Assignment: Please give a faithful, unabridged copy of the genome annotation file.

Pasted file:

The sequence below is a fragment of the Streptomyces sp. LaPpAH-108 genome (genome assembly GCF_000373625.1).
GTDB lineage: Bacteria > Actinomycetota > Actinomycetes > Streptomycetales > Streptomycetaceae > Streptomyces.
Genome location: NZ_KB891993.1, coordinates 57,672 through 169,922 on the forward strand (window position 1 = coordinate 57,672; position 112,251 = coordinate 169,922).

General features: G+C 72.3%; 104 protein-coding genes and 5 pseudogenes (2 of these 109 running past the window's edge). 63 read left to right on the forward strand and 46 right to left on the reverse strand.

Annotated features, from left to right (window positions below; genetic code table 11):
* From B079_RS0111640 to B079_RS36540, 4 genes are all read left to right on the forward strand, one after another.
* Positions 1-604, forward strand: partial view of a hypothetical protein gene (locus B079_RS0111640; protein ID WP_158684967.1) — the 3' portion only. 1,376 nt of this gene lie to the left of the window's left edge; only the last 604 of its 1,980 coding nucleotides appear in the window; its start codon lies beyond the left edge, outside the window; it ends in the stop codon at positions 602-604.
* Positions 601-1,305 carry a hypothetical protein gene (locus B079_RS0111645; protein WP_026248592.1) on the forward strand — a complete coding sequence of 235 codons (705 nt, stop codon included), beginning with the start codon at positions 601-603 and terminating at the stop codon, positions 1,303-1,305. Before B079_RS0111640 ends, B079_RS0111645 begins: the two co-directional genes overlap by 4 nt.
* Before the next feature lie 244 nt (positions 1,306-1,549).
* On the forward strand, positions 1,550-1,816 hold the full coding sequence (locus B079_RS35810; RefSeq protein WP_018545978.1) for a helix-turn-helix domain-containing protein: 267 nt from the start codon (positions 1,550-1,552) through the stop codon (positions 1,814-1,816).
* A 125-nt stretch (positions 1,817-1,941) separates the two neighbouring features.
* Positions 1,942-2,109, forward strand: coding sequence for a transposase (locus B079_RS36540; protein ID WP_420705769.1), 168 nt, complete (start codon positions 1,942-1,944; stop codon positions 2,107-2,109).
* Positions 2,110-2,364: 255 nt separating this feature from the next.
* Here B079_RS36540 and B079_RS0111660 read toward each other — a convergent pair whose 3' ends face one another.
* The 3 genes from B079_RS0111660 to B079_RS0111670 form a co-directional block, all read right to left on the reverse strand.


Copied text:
The sequence below is a fragment of the Streptomyces sp. LaPpAH-108 genome (genome assembly GCF_000373625.1).
GTDB lineage: Bacteria > Actinomycetota > Actinomycetes > Streptomycetales > Streptomycetaceae > Streptomyces.
Genome location: NZ_KB891993.1, coordinates 57,672 through 169,922 on the forward strand (window position 1 = coordinate 57,672; position 112,251 = coordinate 169,922).

General features: G+C 72.3%; 104 protein-coding genes and 5 pseudogenes (2 of these 109 running past the window's edge). 63 read left to right on the forward strand and 46 right to left on the reverse strand.

Annotated features, from left to right (window positions below; genetic code table 11):
* From B079_RS0111640 to B079_RS36540, 4 genes are all read left to right on the forward strand, one after another.
* Positions 1-604, forward strand: partial view of a hypothetical protein gene (locus B079_RS0111640; protein ID WP_158684967.1) — the 3' portion only. 1,376 nt of this gene lie to the left of the window's left edge; only the last 604 of its 1,980 coding nucleotides appear in the window; its start codon lies beyond the left edge, outside the window; it ends in the stop codon at positions 602-604.
* Positions 601-1,305 carry a hypothetical protein gene (locus B079_RS0111645; protein WP_026248592.1) on the forward strand — a complete coding sequence of 235 codons (705 nt, stop codon included), beginning with the start codon at positions 601-603 and terminating at the stop codon, positions 1,303-1,305. Before B079_RS0111640 ends, B079_RS0111645 begins: the two co-directional genes overlap by 4 nt.
* Before the next feature lie 244 nt (positions 1,306-1,549).
* On the forward strand, positions 1,550-1,816 hold the full coding sequence (locus B079_RS35810; RefSeq protein WP_018545978.1) for a helix-turn-helix domain-containing protein: 267 nt from the start codon (positions 1,550-1,552) through the stop codon (positions 1,814-1,816).
* A 125-nt stretch (positions 1,817-1,941) separates the two neighbouring features.
* Positions 1,942-2,109, forward strand: coding sequence for a transposase (locus B079_RS36540; protein ID WP_420705769.1), 168 nt, complete (start codon positions 1,942-1,944; stop codon positions 2,107-2,109).
* Positions 2,110-2,364: 255 nt separating this feature from the next.
* Here B079_RS36540 and B079_RS0111660 read toward each other — a convergent pair whose 3' ends face one another.
* The 3 genes from B079_RS0111660 to B079_RS0111670 form a co-directional block, all read right to left on the reverse strand.